3. The threat of withdrawal is not necessarily a bad idea. There is an obvious moral hazard in this situation, where Afghan (and other anti-Taliban parties, including India, Iran, Russia, China etc) have limited incentive to shape up or step up as long as the US is walking around with a generous checkbook and a tremendous fighting force willing to act on their behalf. In better hands, this might have been exactly the way to make everyone shoulder their own share of the burden.. but these are not “better hands”. Trump has no plan and less interest in any good (or bad) outcome. I find it hard to imagine that this could end up as a US “win”. As a US citizen, I will be happy if it does, but I am not holding my breath.
  4. Pakistan, supposedly the “winner” in this war, will not find victory too satisfying. The Taliban will not take orders (I mean they probably WILL entertain requests to kill X or Y as a favor to us, but they won’t do things they don’t want to do anyway), anti-Taliban Afghans will not roll over and play dead. India will continue to support them and Indian support is not insignificant. Russia, Iran and even China probably do not want a Taliban govt either. Instead of peace, we will have renewed civil war and more violence, not less violence. (Including blowback IN Pakistan). While the US may pay us (directly or more likely, indirectly via Gulf allies) for help in getting out, they will not keep paying once they are out. And they may not leave either. They may stick around to support the rump Afghan regime, and may pay troublemakers in Pakistan. And China will never be as generous as Uncle Sam used to be. Our troubles will not end with “victory” in Afghanistan.
  5. It would have been better to work WITH the US to stabilize a pro-US Afghan regime back in 2002 instead of playing double games. The cost of these games may extend beyond “victory”.
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Why doesn’t Arundhati Roy move to Pakistan?

Catch our latest Episode 10 of BrownCast on LibsyniTunes and Stitcher

Back to the Post:

The Short Answer is that Indians have Privilege and Pakistanis do not. Omar has a tweet to that effect that I couldn’t find but explained it very well.

I was inspired to write this by VijayVan‘s important comment:

When people like Audrey Truschke are denied visas instead of being called to festivals, then the coloniser will be reticent .

Vidhi and I were listening to Arundhati Roy the other day. She was so spectacular and brilliant in her eloquence; I genuinely began to believe that India was simply one large casteocracry.

Then clarity hit me and I asked Vidhi that why hadn’t Arundhati said anything about Pakistan. The greatest moral question in the Subcontinent is the near martyrdom of Hazrat Asia by Holy Pedophile’s orc armies. Continue reading “Why doesn’t Arundhati Roy move to Pakistan?”

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the British “created” India according to this Coloniser

I observe a moratorium on all electronics between dinner and bedtime but I’ve commandeered V’s laptop (with her permission) to express my profound outrage. I’m also sorry to detract attention from the excellent Episode 10.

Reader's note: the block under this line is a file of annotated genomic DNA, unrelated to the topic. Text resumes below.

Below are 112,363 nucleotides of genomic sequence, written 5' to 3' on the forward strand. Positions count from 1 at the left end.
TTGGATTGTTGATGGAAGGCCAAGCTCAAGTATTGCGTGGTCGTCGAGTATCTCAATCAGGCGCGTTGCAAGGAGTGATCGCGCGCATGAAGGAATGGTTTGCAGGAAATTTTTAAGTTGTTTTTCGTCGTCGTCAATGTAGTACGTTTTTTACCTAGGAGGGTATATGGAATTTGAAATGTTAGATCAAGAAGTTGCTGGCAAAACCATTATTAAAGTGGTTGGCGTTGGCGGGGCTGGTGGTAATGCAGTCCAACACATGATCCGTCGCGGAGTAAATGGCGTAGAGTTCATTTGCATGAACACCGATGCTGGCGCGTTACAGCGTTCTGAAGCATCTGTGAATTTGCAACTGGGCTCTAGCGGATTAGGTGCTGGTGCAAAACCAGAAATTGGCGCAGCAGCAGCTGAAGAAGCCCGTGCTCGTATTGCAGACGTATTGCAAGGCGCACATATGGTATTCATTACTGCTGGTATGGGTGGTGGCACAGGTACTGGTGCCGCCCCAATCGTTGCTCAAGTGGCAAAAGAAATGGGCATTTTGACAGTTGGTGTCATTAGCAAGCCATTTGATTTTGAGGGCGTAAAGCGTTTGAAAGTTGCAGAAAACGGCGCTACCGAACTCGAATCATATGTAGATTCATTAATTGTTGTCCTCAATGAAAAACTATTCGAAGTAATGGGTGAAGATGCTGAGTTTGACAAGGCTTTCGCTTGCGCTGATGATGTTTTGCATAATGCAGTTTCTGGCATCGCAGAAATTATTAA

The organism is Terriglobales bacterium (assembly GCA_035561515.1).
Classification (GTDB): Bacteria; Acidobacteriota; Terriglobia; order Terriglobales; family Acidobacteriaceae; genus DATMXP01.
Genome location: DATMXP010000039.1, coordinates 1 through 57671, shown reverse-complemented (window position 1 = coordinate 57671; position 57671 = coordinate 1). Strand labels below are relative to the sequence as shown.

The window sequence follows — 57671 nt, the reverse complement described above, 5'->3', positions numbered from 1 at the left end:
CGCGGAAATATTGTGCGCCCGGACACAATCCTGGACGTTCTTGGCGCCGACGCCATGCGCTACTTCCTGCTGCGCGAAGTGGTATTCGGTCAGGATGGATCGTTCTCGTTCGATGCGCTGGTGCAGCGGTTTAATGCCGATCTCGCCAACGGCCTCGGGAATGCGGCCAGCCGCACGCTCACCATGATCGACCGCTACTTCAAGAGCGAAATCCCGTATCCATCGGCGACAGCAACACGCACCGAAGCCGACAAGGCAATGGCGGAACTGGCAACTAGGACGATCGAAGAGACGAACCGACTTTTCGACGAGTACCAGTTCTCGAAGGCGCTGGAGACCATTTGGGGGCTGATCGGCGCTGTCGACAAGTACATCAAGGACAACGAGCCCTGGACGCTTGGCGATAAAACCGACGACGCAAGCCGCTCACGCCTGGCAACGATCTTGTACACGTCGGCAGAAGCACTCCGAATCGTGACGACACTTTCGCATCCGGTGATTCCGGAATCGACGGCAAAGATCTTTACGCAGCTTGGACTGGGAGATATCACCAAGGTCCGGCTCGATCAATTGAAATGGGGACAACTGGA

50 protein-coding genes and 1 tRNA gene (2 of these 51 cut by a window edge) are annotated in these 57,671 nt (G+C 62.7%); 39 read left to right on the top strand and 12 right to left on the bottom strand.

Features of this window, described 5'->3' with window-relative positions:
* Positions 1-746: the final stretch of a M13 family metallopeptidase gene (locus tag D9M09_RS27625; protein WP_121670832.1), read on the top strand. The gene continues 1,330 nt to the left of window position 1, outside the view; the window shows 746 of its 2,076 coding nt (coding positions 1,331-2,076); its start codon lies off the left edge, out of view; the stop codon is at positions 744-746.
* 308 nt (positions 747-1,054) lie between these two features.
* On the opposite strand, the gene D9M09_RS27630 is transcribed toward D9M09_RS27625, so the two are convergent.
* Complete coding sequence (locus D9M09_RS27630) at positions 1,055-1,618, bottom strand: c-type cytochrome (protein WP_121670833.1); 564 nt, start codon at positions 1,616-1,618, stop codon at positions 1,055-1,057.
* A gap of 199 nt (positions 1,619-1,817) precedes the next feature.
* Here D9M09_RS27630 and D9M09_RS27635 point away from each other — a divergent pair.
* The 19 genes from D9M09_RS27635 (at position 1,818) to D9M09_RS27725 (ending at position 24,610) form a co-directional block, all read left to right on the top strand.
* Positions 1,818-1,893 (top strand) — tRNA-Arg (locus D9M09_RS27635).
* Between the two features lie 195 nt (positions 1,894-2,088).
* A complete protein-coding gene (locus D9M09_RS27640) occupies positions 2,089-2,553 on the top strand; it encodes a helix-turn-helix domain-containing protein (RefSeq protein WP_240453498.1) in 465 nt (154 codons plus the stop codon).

I am reading “The Shortest History of Germany” by James Hawes and on page 13:

“Rather like the British in India, the Romans in Germany found a patchwork of warring statelets and imposed upon it, for their own convenience, the notion of a single vast Nation. Like the British, they then created for this invented land a class of semi-acculturated leaders from whom they expected loyalty.”

I just tweeted him this link but this coloniser has no shame in writing such ahistorical filth and must be called out. Any reading of Indian history shows that there has always been an intrinsic geographic identity that stems back as far as IVC and that centralised authority has existed twice (in the Maurya dynasty and the Mughals) pre-British (I was going through the Numismatics podcasts). Continue reading “the British “created” India according to this Coloniser”

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Pakistani Psychosis

https://www.youtube.com/watch?v=iEnrcpeIsYY

https://www.youtube.com/watch?v=dKmacpiPZgM

 

Our Brown Pundit Zachary Latif will hopefully share his perspectives on Pakistani Psychosis soon. Tarek Fatah gives a good synopsis of Pakistani Psychosis and Islamism in the above video. I am not an expert on Pakistani Pysochosis, and cannot validate many of Tarek Fatah’s perspectives on Pakistan. However, with respect to Islam, many muslims (including prominent religious leaders) privately share many of Tarek’s views, but the vast majority are too afraid to share their views publicly. Tarek Fatah is very knowledgeable about Arabic, Islamic scripture and Islamic law. If you have the time, please watch the entire video.

What is Pakistani psychosis? I am not completely certain and look forward to evolving my views with new information. To oversimplify, it is the combination of several things:

Continue reading “Pakistani Psychosis”

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I stand with Sajid on Pakistani Pedophilia

Speaking to BBC Radio 4’s Today programme, Javid said stripping offenders of British citizenship would happen only in extreme cases involving individuals with dual nationality.

He was pressed on the issue by the programme’s guest editor, the Pakistani-British writer Kamila Shamsie, who pointed out that the lack of sex offender registers in Pakistan would make it easier for offenders deported from the UK to repeat their crimes.

Javid responded: “I’m the British home secretary. My job is to protect the British public.”

Seeking to clarify, Shamsie asked: “If you are sending members of grooming gangs to Pakistan, knowing that there is not a sex offenders registry, what they do there is not anything to do with you?”

Javid said: “My job is to protect the British public.” Continue reading “I stand with Sajid on Pakistani Pedophilia”